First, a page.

Stalingrad was one of the most decisive battles on the Eastern Front in the Second World War. The Soviet Union inflicted a catastrophic defeat on the German Army in and around this strategically important city on the Volga river, which bore the name of the Soviet dictator, Josef Stalin.
In the summer of 1942, Hitler launched a major offensive into southern Russia, seeking to destroy what was left of the Soviet Army and ultimately capture the Caucasus oilfields. The initial advance went well, and the German Sixth Army under General Friedrich von Paulus was ordered to capture the city. But Stalin demanded it be defended at all costs. Every available soldier and civilian was mobilised.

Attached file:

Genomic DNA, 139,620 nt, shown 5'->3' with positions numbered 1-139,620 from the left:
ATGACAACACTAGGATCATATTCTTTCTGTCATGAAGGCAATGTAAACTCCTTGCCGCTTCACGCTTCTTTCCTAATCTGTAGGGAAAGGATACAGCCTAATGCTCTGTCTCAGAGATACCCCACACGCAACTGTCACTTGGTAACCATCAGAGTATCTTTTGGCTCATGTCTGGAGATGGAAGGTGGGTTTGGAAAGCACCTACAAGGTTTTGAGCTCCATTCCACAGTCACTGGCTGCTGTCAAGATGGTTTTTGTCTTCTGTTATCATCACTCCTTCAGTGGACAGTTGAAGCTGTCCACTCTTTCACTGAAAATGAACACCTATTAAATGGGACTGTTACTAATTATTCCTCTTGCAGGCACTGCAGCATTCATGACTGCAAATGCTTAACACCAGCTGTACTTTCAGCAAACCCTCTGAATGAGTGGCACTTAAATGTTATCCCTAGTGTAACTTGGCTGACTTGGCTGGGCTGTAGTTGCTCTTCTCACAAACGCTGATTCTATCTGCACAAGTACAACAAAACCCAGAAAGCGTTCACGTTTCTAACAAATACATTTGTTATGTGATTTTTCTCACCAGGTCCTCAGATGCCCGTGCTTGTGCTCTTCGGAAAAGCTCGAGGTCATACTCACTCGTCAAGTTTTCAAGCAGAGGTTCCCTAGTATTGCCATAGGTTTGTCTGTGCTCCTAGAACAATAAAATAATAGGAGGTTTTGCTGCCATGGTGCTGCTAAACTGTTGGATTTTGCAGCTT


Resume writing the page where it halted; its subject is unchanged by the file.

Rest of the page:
Stalingrad was heavily bombed by the Luftwaffe, and the ruins became the scene for months of bitter street fighting. By October most of the city was in German hands, but the Russians clung onto the banks of the Volga, across which they ferried vital reserves.
Meanwhile, Soviet General Georgi Zhukov built up fresh forces either side of the city, and in November launched a massive assault to surround and trap von Paulus’s army. Forbidden to break out by Hitler, the Sixth Army endured until February 1943, when its exhausted remnants surrendered.
The Germans lost a total of 500,000 men during the Stalingrad campaign, including 91,000 taken prisoner.